This ebook, which takes the form of a short story trilogy, is my contribution to the extra-steamy side of the Steampunk genre. Iris Carver's husband Abraham is slowly dying of a rare bone marrow disease, and he has only one hope to survive; a transplant through an experimental procedure from his older brother. Joseph Carver, who has been sentenced to hang by the neck until dead, signs the papers after Iris “persuades” him, and the procedure is a success. However, Abraham is not the man he used to be. His habits are changing, and there's something shadowy living behind his eyes, glimpsing out at the world. Will Iris discover how much of her husband is left, before it's too late?
What I wanted to do with this story was to make it different from other erotica, and even other Steampunk, on the market. It's a dark tale, verging on horror, that focuses on the personal journey that Iris and her husband take regarding the unexpected side effects of the procedure. The elements of science are also subtle, with smaller advances except for the MacGuffin of the medical drama. Also, while this story is most definitely an erotica tale (no sense calling a spade anything but what it is), it uses the sex scenes to provide insight to what's happening inside the characters involved. The sex is there to enhance the plot, and to increase tension, rather than just to titillate the reader. With some erotica you could cut out the smut and have a complete story left behind. With “Abraham Carver” though, doing that would eliminate swaths of the plot and leave you with a nonsensical story.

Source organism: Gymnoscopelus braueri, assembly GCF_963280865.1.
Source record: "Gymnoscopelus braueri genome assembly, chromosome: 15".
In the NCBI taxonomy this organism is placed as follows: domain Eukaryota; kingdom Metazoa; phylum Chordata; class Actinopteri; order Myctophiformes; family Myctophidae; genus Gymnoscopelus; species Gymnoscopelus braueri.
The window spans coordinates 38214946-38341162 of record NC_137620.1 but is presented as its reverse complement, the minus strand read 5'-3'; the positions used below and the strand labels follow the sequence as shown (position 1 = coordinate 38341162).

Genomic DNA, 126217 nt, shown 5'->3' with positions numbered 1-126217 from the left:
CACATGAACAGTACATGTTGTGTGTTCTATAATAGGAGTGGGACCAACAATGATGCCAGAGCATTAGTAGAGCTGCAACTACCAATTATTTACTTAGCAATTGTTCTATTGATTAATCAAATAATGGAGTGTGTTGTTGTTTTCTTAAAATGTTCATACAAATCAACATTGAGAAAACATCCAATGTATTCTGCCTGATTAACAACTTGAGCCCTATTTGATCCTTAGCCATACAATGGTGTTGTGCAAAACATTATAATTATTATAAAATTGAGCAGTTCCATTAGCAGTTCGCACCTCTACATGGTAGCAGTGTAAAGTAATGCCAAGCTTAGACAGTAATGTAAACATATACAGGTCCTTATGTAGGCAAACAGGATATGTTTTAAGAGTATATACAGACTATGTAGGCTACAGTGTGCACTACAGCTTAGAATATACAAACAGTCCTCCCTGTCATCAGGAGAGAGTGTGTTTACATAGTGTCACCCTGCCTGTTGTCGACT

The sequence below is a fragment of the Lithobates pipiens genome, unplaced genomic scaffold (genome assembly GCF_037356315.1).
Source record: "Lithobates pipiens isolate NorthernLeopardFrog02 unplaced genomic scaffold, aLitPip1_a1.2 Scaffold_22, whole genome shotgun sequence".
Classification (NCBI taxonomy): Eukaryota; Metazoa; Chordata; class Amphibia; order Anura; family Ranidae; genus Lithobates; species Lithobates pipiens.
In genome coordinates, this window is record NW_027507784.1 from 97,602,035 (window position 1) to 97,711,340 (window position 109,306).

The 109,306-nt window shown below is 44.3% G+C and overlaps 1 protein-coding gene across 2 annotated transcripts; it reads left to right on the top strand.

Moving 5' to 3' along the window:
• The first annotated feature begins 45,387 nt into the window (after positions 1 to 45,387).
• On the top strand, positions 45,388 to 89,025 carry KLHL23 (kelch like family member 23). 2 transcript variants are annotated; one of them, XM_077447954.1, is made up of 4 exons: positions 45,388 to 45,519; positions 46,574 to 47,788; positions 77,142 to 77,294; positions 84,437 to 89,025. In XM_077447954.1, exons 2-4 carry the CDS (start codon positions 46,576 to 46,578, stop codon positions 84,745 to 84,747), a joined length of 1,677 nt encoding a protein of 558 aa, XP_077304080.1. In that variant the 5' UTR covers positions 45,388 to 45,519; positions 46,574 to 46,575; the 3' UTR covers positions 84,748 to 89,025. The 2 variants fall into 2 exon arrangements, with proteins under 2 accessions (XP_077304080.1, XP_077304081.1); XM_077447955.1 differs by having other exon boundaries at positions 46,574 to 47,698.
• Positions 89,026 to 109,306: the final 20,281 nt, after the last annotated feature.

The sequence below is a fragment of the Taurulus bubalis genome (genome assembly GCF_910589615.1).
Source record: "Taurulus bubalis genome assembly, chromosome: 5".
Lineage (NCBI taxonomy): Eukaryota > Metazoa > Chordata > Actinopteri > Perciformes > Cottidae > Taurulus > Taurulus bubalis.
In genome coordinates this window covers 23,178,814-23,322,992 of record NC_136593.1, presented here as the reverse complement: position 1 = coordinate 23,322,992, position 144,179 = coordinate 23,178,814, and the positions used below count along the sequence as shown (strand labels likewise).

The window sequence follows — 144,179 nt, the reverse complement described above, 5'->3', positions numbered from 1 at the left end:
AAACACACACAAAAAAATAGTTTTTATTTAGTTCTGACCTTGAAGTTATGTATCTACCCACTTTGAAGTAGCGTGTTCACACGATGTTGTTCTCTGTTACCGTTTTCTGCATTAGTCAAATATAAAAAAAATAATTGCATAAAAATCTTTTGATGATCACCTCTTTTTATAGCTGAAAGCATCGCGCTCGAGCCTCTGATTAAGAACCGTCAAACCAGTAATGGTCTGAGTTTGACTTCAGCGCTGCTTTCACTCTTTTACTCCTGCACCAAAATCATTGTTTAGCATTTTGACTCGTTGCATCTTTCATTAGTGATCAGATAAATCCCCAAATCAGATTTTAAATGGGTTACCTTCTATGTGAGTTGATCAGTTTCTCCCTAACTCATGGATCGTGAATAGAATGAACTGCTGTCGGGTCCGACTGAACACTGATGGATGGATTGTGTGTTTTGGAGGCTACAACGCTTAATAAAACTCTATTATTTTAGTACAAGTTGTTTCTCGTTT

For readers that would like to see erotica and Steampunk where the sex is more than just pornography, and where the cogs are fully moving and functional, then “The Unusual Transformation of Abraham Carver” is what you've been looking for. A love letter to both “Beauty and the Beast” as well as “The Strange Case of Dr. Jekyll and Mr. Hyde” it incorporates elements of the genre while still standing alone in its own, shadowy little section of the library.
“The Unusual Transformation of Abraham Carver” is currently available Pink Petal Books http://pinkpetalbooks.com/The-Unusual-Tranformation-of-Abraham-Carver-by-Neal-F.-Litherland-Jupiter-Gardens-Flare-Undina-Press.html, but it will soon be available on the Kindle and Nook as well....
Just before the supposed Mayan Armageddon, Pink Petal Books released “End of Days,” a collection of post-apocalyptic romance stories. The first of these three stories is “Heart of the Myrmidon,” a retro-futuristic tale by Neal F. Litherland, and his second publication through this particular company.